If you keep up with tech news, you’ve likely seen all kinds of articles in the last couple months about chatbots. There was another wave last week in response to some of Google’s announcements at its I/O conference. There’s definitely a mix of excitement and speculation about whether it’s a fad or the future.

What’s a Chatbot?

But first, let’s take two steps back. What’s a chatbot? It’s basically a computer program that uses artificial intelligence (A.I.) to stimulate an intelligent conversation — either spoken or written. It simplifies and humanizes common tasks. Chatbots aren’t new; they’ve been popular in China and Japan for a while now, allowing people to do things like order food or a cab from the same app they use to chat with friends. But, the West is catching on.

Why Now?

Why now? 2.5 billion people have at least one messaging app installed (growing to 3.6 billion in a couple years), like Facebook Messenger or WhatsApp. Meanwhile, the market for mobile apps is showing signs of maturity. According to the Economist, “users’ enthusiasm is waning, as they find downloading apps and navigating between them a hassle. A quarter of all downloaded apps are abandoned after a single use.”

Several other contributing factors according to Martin Bryant at TheNextWeb include:

  • Amazon Echo and the Alexa platform has people excited about ‘talking to the internet’ to get things done. Conversational interfaces, even if they’re text based, explore this paradigm.
  • Machine learning is making great leaps forward and is being commoditized to some extent (see Google’s new cloud-based machine learning product, for example).
  • A.I. is cool, and bots are a good way of playing around with its potential.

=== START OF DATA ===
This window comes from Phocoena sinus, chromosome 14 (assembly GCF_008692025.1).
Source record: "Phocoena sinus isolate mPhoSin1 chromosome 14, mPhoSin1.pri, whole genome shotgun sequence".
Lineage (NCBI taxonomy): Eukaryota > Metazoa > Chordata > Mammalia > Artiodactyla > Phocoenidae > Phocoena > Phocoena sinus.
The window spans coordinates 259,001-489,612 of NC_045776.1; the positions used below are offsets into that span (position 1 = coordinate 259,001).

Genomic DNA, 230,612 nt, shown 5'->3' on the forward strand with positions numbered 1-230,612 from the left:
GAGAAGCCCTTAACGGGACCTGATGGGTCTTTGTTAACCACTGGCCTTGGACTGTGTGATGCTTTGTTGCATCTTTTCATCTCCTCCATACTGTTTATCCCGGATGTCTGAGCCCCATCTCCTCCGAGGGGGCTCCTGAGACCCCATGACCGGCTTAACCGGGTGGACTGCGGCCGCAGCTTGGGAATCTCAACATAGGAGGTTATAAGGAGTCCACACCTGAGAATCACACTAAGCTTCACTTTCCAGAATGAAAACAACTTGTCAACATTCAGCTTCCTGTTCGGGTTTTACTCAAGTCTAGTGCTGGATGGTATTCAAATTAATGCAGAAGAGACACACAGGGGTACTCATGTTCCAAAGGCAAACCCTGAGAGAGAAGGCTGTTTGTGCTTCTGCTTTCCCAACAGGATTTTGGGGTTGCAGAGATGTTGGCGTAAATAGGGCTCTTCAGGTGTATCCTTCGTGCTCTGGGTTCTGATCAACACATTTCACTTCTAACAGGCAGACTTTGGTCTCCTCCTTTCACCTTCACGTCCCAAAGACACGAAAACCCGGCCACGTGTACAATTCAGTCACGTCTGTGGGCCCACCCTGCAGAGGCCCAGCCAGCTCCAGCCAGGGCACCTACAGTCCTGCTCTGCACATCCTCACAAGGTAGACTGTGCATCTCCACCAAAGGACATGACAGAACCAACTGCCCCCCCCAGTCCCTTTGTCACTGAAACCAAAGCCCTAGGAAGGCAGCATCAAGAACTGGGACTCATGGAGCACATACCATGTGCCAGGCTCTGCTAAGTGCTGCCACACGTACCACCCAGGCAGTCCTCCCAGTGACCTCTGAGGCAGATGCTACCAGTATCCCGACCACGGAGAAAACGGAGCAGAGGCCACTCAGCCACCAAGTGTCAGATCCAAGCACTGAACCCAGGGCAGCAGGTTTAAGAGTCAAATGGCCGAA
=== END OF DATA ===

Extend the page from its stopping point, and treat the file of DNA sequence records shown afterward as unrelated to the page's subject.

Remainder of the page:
• Slack is thriving as a platform for bots.
  • Facebook’s experiments with M, a “Siri-like” personal assistant, have got people interested in the potential of mixing A.I. with human ‘trainers’ (side point: always ask A.I. companies how much human intervention there is with their products).
  • The much-hyped new generation of VR  and AR is now bearing fruit, so people need something else to get excited about.

The concept of chatbots really came to life for me when I downloaded Quartz’s news app a couple months ago. It’s a completely different way of consuming news on your phone that’s incredibly intuitive, interactive and fun, complete with emojis, GIFs and well-written news bytes. In the image below, you can see how they’re monetizing the experience with ads from MINI.

The Drumm Image[image: The Drumm]

I would put the Quartz app in the category of virtual assistants, which is certainly a popular — and obvious — use case for chatbots. I think a few other categories could be customer service and workplace productivity, but how businesses will deploy these tools largely remains an open question.

The Potential is Endless

What we do know is that the potential is enormous. Facebook is developing a rumored Chat SDK and Messenger Bot Store to rival Apple’s iPhone SDK App Store. To put this in perspective, Facebook Messenger has 800 million monthly active users, more than 100 times the number of iPhone owners when Apple launched the App Store.

As marketers, it’s only a matter of time before chatbots and messaging go from being experimental to a critical component of the omnichannel customer journey. It will be an interesting new challenge, that’s for sure!

Omnichannel Marketing Lookbook
Laura Schierberl

Posted by Laura Schierberl

Laura Schierberl is director of content marketing and communications at Invoca. Prior to that she held positions at Oracle, Responsys and Hill & Knowlton where she honed her skills in all things PR, content and social media. Laura earned a B.A. in Spanish and Communications at Wake Forest University. Fun facts: she loves crime TV shows and her labrador has dabbled in modeling.

Leave a reply

Your email address will not be published. Required fields are marked *